Located on the Crystal Coast of North Carolina and featuring three beautiful undeveloped barrier islands, Cape Lookout National Seashore is a must see National Seashore. Cape Lookout National Seashore preserves a 56-mile area that features many historical landmarks, including two historic villages on Core Banks, Shackleford's wild horses, and the Cape Lookout Lighthouse. The area was first recognized for protection in 1966 and was later named a North Carolina Natural Heritage Area in 1986.
Cape Lookout National Seashore is quite unique due to all three of the barrier islands having no direct road access. Visitors have to complete a boat ride that takes you three miles off-shore to the islands where you can learn about the history of the area and participate in some fantastic recreational activities. You can go swimming, fishing, birding, beach driving, climb the lighthouse, do a village tour and even pop into the visitor center located on Harkers Island. One of the more unique activities is to search for horses on Shackleford Banks, which you can do on your own or go on a guided ranger tour.
While camping is allowed on certain parts of the three islands RVs are not recommended due to the sandy roads. There are private RV campgrounds close by, or you can bring a 4x4 via a ferry and camp within the park. Cape Lookout National Seashore is open every day of the year and peak season runs from April until November.
Cape Lookout National Seashore is located in the eastern region of North Carolina and is situated very close to the town of Davis. Since the park is quite large there are multiple places to enter and exit, some of them only via private ferry services.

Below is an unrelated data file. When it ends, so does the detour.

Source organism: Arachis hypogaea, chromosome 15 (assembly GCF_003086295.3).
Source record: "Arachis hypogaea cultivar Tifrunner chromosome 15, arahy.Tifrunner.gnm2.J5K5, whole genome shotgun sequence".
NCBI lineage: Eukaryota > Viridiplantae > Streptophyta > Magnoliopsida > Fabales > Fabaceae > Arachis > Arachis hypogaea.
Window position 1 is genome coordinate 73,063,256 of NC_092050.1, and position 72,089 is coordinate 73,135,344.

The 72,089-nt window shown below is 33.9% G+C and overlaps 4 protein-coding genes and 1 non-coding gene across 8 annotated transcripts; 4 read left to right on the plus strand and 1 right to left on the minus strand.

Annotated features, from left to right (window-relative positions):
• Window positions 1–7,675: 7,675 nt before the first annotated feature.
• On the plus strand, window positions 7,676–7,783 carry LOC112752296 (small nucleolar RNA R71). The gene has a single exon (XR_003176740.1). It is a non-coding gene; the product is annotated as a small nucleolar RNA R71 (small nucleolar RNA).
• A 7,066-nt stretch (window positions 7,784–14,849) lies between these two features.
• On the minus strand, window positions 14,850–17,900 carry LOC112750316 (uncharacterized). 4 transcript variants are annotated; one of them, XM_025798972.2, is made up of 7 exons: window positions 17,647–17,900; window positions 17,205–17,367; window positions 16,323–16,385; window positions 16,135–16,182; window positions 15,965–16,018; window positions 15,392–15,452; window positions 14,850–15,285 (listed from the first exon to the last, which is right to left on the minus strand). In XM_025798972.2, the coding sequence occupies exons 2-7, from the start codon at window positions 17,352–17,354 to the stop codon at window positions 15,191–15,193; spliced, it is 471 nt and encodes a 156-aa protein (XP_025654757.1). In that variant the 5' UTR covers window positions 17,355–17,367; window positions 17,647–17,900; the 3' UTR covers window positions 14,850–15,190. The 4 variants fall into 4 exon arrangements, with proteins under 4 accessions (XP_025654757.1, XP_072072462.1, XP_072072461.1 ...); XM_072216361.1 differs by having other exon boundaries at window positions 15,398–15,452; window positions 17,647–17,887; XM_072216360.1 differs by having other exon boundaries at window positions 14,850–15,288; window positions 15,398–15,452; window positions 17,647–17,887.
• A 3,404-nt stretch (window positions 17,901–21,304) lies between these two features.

While there are some small towns located near Cape Lookout National Seashore we recommend that you bring everything you will need to enjoy your visit, otherwise you may not be able to find what you are looking for on the three islands. Some of the towns close to Cape Lookout National Seashore include Harkers Island (around six and a half miles or 36 minute ferry ride), Marshallbery (around 24 miles or an hour and a half drive and ferry ride) and Beaufort (around 33 miles or an hour and 40 minute drive and ferry). The closest city to the park is New Bern, which is around 67 miles to the north-west.
Accessing the park can be done via numerous private ferry routes depending on which area of the shoreline you would like to visit. Car ferries are also in operation but park staff recommend that only 4x4s come over from the mainland due to the risk of getting stuck in the sand. This includes RVs, so if you are traveling in the area with an RV we recommend that you park it and take over the ferry for the day.
There is parking available for 4x4s who come over on the car ferry.
No public transportation is available to Cape Lookout National Seashore.
While there is no RV camping allowed at Cape Lookout National Seashore there are some options if you are looking to stay within close proximity. We recommend you stay on Harkers Island as it is close to the ferry over to the seashore.
On the island there are a mixture of overnight, monthly, and permanent RV sites that are known for being flat and featuring gravel pads. Many of the sites on the island also have the option of 50 amp electrical hookups if you are looking for a little luxury in your camping experience. Other great amenities include laundry facilities, showers, toilets, water collection points, bike paths, a playground and even a pool!